A Tauranga City councillor has described threats to burn the alternative New Zealand flag design if it is flown from the Elizabeth St flag pole as "feral behaviour" carried out by a "bunch of punks".

Steve Morris was the only Tauranga City councillor who this week opposed flying the proposed new flag alternately with the current flag from the city's official flag pole. However, he felt the decision was made fairly and people should respect other's views.

The decision has stirred debate and raised emotions, with some opponents issuing calls online to vandalise the Kyle Lockwood-designed flag if it is flown next week.

This follows an attack on both the current and alternate flag when they were flying next to each other at Baycourt theatre on Waitangi weekend.


The wire ropes were cut and the flags were stolen.

Mr Morris said the calls for vandalism were "feral behaviour".

"Some people suffer from this condition where anything the Prime Minister says or does, they get upset about it," he said.

"Like threats of burning down a flipping flag when there's a democratic referendum going on, what right do they have to say 'no you can't have that, we are going to burn it down'? It's just disgusting. What a bunch of punks. Who are they to say to me or anyone else 'no you can't see it'."

Mr Morris wanted to create a roster of volunteers to keep an eye on the alternative flag in the evenings to ensure it was safe.

"New Zealand is about more than a flag; it's about democracy and freedom of speech. The actions of a small minority of disgraceful vandals wanting to shut down debate dishonours what our soldiers fought for," Mr Morris said.

In 2011, the council came under scrutiny for flying a black flag on the flagpole in support of the All Blacks. Although the council owns the flagpole, after it was gifted to the city in 2008 by businessman Peter Farmer, it is subject to resource consent to fly anything other than the New Zealand national flag.

Mayor Stuart Crosby said the council had gone through the resource consent process before voting on the decision to fly it.

New Zealand First leader and former National MP for Tauranga Winston Peters said while he did not condone vandalism, he was extremely critical of the decision to fly the flag in Tauranga.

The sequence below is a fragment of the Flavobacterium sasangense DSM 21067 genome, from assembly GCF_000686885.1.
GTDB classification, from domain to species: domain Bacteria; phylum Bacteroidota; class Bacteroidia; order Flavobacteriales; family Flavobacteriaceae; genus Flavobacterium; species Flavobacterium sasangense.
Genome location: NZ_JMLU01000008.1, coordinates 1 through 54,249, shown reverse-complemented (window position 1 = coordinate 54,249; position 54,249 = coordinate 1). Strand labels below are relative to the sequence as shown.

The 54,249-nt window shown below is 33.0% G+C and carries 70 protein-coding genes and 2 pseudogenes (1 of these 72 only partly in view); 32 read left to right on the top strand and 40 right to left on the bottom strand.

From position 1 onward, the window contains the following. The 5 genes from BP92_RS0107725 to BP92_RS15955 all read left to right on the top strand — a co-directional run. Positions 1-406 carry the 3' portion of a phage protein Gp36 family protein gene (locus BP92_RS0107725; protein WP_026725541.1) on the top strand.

"We have one legal flag now, our national flag since 1902 and now you're going to have a flag up there with no legal authority whatsoever. That's ridiculous," Mr Peters said.

"For a council to decide to fly it because someone decided the flag pole was gifted to the city is flimsy in the extreme," Mr Peters said.

"I have no doubt at all the people of Tauranga will find this repugnant."

Tauranga Senior Sergeant Carl Purcell said any vandalism attempt on the flag would be unwise, given there were CCTV cameras in the area.

"If they were silly enough to do something to the flag they could be arrested and charged with wilful damage, which means they may appear in court but certainly it's a silly idea," Mr Purcell said.

"Should anyone think that it's a good idea, they do run the risk of being arrested and having charges laid against them."

Bill English, Minister of Flag Proceedings, declined to comment.

MP Todd Muller was surprised at the strong feedback against the alternate flag being flown.

"I find it very surprising that those supportive of the current flat, at times, seem to become very strenuous when there are efforts to allow the alternate flag to be flown for comparison.

"I think it's absolutely appropriate for people to see the two flags flying because then they can make a decision of which one they support."

He wondered why people were so vociferous in their opposition, saying "sometimes people get so focused on promoting their own perspective they forget the importance of allowing other voices to be heard as well."

Prime Minister John Key is in Australia and was unavailable for comment.

Last year New Zealanders were given a choice of four alternative flag designs to order in preference. The Kyle Lockwood-designed flag was the winning design and will now go up against the current New Zealand flag in a referendum next month. Several polls have found most New Zealanders do not support the proposed change.

Tauranga's official flagpole

•The flagpole is 27.6cm high.
•The current flag is 6m x 3m
•The project to erect it cost $100,00
•More than 10 sponsors joined the Tauranga Community Flagpole Trust.
•It costs more than $30,000 a year to maintain.